Being a landlord can be lucrative, but although it can be advantageous, there are a few things you need to be aware of. Below, you’ll find six of the factors to consider before saying “yes” to the landlord’s life.
1. It isn’t a 9-to-5
Landlording is not a 9 to 5 job. Although you have freedom, this is not to say that you have total freedom. A tenant can call you at any time to report a problem, and it is your responsibility to deal with it. It is then up to you to decide whether or not to deal with it yourself or call in someone who can, such as a property management company.
In addition, its severity determines the amount of time you’ll have to spend resolving it. For instance, if it’s a broken AC heater, it will have to be repaired within 24 hours, as your tenant can sue you if you fail to address it. With that in mind, your days will be unpredictable. Some days will be “slow”, while others will have you dealing with a whole-day ordeal.
2. It demands your time
Can you commit? Be 100% sure that you are able to dedicate your time to your real estate investment. Remember, being a landlord is not a pastime, but a business you need to take seriously – if you don’t put it on priority, your business will be doomed for failure.
Be aware that you’ll have to make time to screen tenants, collect rent, repair the property, and the like. You should also set aside time to deal with unforeseen issues in your rental property, such as structural concerns that can arise at any time. If you don’t have the time, or if you don’t want to make time, you’ll have to delegate your to-dos to a property management agent.
3. You’ll do more than collect rent
A common misconception is that all landlords do is collect rent. In reality, a landlord’s duties are very varied. Here are the hats that you’ll have to put on as a property investor:
- You’ll have to show your property to potential tenants to fill your vacant units. With that said, you’ll need to know how to pitch your property to potential tenants.
- Debt collector. If your tenant fails to pay their rent, you’ll have to run after them to get them to pay up. This can be burdensome, so be certain that you can take it.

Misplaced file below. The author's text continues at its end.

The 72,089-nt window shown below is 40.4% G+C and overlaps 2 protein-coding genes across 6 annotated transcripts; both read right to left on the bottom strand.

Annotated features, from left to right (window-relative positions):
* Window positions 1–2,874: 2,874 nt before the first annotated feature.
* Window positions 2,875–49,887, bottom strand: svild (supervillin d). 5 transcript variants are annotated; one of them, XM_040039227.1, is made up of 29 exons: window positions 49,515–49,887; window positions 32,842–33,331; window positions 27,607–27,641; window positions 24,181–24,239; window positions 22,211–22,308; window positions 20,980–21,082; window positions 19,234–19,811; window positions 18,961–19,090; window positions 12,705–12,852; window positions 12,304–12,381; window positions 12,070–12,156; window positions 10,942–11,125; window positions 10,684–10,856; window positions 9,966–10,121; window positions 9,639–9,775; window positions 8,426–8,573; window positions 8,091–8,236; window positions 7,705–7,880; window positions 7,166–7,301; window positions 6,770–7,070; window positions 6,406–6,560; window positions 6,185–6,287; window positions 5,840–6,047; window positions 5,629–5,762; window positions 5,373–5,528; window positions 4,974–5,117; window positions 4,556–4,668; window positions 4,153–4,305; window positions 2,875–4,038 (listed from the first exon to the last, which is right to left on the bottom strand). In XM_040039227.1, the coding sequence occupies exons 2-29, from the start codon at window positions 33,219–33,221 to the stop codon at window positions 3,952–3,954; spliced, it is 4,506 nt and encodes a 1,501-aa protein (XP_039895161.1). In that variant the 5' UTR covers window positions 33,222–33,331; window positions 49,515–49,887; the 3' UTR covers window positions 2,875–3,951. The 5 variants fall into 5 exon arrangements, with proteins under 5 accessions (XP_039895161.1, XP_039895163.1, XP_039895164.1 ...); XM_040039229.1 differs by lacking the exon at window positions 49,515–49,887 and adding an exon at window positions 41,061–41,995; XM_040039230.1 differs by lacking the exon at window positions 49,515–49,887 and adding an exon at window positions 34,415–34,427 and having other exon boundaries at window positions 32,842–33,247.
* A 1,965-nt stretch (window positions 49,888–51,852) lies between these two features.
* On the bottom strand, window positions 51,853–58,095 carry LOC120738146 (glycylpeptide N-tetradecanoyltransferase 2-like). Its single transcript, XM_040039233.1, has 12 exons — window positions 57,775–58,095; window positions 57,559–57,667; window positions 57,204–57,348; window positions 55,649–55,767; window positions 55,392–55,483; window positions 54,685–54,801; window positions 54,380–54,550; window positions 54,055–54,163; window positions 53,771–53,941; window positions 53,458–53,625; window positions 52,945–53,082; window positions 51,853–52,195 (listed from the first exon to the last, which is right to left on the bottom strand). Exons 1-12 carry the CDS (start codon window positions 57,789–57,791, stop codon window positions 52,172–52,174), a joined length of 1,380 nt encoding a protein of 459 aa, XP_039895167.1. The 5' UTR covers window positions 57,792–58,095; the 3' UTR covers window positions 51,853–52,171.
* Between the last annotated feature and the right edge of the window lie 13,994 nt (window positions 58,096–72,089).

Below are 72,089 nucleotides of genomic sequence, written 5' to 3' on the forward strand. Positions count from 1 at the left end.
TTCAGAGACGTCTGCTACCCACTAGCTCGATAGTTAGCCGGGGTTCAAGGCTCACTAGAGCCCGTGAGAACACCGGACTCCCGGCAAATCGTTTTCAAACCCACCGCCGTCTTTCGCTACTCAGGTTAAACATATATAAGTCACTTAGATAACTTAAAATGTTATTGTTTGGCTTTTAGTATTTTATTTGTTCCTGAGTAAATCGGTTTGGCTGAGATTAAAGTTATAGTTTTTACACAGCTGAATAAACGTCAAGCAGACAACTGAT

- Is your tenant’s lightbulb broken? If your tenant can’t fix it, you’ll have to fix it yourself. Sometimes, it’s better (aka cheaper) to do it the DIY way than to pay a professional handyman to do it.
- Let’s say someone complained about your tenant’s noise. You’ll have to do some digging to get the story straight, as some complaints can be due to oversensitivity.
- If your tenant can’t pay their rent due to personal problems, you have to be prepared to listen to them. They will overshare but know that they’re doing it to get you to understand.
- …and more
4. You have to follow the law
You can’t do whatever you want. For instance, if you don’t want to rent to persons of color, you won’t be allowed to do that as it would be discriminatory. Here are a few of the laws you need to follow as a landlord:
- Under the Fair Housing Act (FHA), you can’t discriminate against any tenant or potential tenant due to their race, religion, color, etc.
- The security deposit should be based on state-specific laws. For South Florida landlords, there are no restrictions as to the maximum amount you can collect, but as a rule of thumb, it has to be reasonable.
- By law, you need to put smoke detectors, carbon monoxide detectors, and more in your rental property.
- Abandoned property (your tenant’s belongings) can’t be thrown away immediately. You must try to contact your tenant and get them to claim their belongings.
- …and many, many more
Rental-related laws vary by state, so it’s best to partner with a professional property management company that’s experienced in your property’s market.
5. You need to be friendly toward your tenants
You don’t need to be best friends with your tenants, but you do need to be friendly. By being friendly toward your tenant, you’ll be able to show them that you genuinely care, and in turn, encourage them to renew their lease agreement.
Show your tenants you care by welcoming them to the property with a “care package”. On Thanksgiving, send them a freshly baked pie. On your tenant’s birthday, send them a birthday card. When you find out that your tenant is sick, send them a fresh set of flowers. If you have short-term tenants, treat them to local restaurants, bars, pubs, etc.
6. Your tenants can make or break your property
If there’s one thing you need to get right, it’s who you rent to. It is critical to screen your tenants strictly, otherwise, you will end up with tenants who won’t care for your property in the way that you would. And if you don’t screen your tenants, you’ll be forced to deal with tenants who don’t pay their rent on time, damage the property, and more.
Earlier, we said that you’d have to put on a detective’s hat – this applies to tenant screening, as well. When screening tenants, you will have to know what landlords look for in tenants like background, work status, etc. to find out if they’re trustworthy.
It goes beyond trusting your gut. You need to consider the facts, too – if you aren’t confident that you can do it that way, you need to partner with an unbiased property management company that can.
Being a landlord can be a daunting task, but with a property management company by your side, it can be done. The experts at Luxury Property Care have been serving the South Florida area for years. We’re proud to have helped hundreds of property owners get their rental businesses off the ground – and we can do the same thing for you.